The goal of argumentative writing is to persuade the audience that the presented ideas are valid or more valid than the arguments of an opposing party. The Greek philosopher Aristotle divided the means of persuasion and appeals into three categories: logos, ethos, and pathos. Ethos, otherwise known as the credibility portion of the argument, is a rhetorical concept that utilizes scholarly sources as a way of providing credible sources. We tend to believe people whom we respect. One of the central problems of argumentation is to project an impression to the reader that you are someone worth listening to, in other words making yourself as author into an authority on the subject of the paper, as well as someone who is likable and worthy of respect.
Pathos, otherwise known as the emotional portion of the argument, is used to gain the reader’s support by appealing to his or her emotions. We can look at texts ranging from classic essays to contemporary advertisements to see how pathos– emotional appeal– are used to persuade. Language choice affects the audience’s emotional response, and emotional appeal can effectively be used to enhance an argument. Logos, the factual portion of an argument uses factual evidence, statistics and research as a means of reasoning.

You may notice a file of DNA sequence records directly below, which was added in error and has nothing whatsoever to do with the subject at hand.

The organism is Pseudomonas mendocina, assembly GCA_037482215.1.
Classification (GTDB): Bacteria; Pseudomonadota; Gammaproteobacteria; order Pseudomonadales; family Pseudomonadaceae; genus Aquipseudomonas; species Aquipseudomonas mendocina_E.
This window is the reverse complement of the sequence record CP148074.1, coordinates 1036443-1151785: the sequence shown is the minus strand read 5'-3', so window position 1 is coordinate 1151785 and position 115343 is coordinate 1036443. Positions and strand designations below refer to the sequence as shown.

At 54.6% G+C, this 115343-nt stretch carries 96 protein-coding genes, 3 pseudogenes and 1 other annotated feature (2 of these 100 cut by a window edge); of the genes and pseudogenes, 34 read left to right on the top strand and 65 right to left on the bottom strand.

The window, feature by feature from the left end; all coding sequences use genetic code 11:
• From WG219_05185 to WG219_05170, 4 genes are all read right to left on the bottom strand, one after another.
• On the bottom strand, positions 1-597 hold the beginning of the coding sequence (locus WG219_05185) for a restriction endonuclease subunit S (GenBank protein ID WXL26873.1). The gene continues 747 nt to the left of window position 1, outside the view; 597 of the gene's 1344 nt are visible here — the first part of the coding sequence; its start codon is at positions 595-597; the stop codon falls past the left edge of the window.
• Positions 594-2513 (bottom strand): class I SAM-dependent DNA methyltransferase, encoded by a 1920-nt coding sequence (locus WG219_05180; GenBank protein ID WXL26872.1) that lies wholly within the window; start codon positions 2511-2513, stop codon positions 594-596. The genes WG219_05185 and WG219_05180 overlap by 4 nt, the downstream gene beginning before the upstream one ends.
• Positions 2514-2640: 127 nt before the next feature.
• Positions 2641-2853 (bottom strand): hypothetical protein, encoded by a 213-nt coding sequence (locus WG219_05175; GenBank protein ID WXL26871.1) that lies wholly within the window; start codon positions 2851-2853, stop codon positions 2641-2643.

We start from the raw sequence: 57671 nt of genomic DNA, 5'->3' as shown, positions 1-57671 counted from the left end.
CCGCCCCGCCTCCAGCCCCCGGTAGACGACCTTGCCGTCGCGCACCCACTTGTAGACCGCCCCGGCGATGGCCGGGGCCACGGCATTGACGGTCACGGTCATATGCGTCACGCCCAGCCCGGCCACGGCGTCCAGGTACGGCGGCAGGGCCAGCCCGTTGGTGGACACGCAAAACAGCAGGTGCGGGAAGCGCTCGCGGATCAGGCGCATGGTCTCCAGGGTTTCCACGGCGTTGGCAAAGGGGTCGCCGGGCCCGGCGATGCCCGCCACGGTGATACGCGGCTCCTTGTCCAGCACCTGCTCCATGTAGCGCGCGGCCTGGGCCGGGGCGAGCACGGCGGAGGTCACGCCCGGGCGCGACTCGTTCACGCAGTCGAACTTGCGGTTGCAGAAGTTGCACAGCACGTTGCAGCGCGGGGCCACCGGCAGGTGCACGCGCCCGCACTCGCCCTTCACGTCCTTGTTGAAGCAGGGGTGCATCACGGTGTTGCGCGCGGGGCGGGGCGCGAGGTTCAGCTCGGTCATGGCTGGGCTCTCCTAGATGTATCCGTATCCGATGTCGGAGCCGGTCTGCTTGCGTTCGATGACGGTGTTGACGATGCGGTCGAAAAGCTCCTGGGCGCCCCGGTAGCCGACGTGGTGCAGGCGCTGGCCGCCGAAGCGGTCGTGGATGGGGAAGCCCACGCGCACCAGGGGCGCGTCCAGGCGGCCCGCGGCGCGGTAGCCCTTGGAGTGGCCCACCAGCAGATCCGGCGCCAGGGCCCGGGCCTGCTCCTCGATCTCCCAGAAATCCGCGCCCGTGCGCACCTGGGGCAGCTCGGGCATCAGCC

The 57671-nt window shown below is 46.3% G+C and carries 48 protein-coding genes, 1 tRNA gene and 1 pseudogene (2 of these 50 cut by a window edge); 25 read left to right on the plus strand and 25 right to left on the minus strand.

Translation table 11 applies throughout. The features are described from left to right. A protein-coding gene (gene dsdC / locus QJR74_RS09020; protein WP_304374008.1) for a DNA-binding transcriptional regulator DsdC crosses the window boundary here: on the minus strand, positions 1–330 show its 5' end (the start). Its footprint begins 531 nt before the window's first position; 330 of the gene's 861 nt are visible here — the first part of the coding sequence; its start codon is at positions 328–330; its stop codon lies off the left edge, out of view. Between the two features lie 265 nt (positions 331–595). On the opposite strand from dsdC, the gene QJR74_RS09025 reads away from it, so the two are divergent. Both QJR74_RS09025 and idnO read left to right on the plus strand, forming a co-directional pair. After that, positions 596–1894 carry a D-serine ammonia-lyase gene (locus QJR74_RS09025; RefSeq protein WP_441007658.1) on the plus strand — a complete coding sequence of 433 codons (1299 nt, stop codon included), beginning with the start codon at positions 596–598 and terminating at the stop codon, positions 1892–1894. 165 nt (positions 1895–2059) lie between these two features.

This will be the most important technique we will study, and Aristotle’s favorite. We’ll look at deductive and inductive reasoning, and discuss what constitutes effective and persuasive reasoning to back up your claims. Giving reasons is the heart of argumentation, and cannot be emphasized enough. We’ll study the types of support you can use to substantiate your thesis and look at some of the common logical fallacies in order to avoid them in your writing.
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